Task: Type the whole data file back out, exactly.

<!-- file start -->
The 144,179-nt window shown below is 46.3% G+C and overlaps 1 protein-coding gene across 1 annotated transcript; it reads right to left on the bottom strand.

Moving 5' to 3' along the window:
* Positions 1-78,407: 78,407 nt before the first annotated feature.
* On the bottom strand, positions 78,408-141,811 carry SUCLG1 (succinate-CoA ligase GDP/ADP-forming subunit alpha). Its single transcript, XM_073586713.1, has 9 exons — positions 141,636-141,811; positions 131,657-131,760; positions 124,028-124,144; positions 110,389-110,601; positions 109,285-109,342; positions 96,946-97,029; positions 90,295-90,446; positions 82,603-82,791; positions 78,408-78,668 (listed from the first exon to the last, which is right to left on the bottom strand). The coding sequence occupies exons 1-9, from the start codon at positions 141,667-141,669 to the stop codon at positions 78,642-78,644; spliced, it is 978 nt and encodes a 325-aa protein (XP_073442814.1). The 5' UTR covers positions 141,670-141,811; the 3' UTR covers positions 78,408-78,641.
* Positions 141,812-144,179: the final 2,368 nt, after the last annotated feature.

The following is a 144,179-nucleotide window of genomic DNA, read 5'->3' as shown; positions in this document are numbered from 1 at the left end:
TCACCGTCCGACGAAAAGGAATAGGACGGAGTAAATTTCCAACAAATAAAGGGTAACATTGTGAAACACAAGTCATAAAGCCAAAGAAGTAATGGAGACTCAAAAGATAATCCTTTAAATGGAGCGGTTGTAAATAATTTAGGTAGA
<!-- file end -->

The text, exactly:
The 144,179-nt window shown below is 46.3% G+C and overlaps 1 protein-coding gene across 1 annotated transcript; it reads right to left on the bottom strand.

Moving 5' to 3' along the window:
* Positions 1-78,407: 78,407 nt before the first annotated feature.
* On the bottom strand, positions 78,408-141,811 carry SUCLG1 (succinate-CoA ligase GDP/ADP-forming subunit alpha). Its single transcript, XM_073586713.1, has 9 exons — positions 141,636-141,811; positions 131,657-131,760; positions 124,028-124,144; positions 110,389-110,601; positions 109,285-109,342; positions 96,946-97,029; positions 90,295-90,446; positions 82,603-82,791; positions 78,408-78,668 (listed from the first exon to the last, which is right to left on the bottom strand). The coding sequence occupies exons 1-9, from the start codon at positions 141,667-141,669 to the stop codon at positions 78,642-78,644; spliced, it is 978 nt and encodes a 325-aa protein (XP_073442814.1). The 5' UTR covers positions 141,670-141,811; the 3' UTR covers positions 78,408-78,641.
* Positions 141,812-144,179: the final 2,368 nt, after the last annotated feature.

The following is a 144,179-nucleotide window of genomic DNA, read 5'->3' as shown; positions in this document are numbered from 1 at the left end:
TCACCGTCCGACGAAAAGGAATAGGACGGAGTAAATTTCCAACAAATAAAGGGTAACATTGTGAAACACAAGTCATAAAGCCAAAGAAGTAATGGAGACTCAAAAGATAATCCTTTAAATGGAGCGGTTGTAAATAATTTAGGTAGA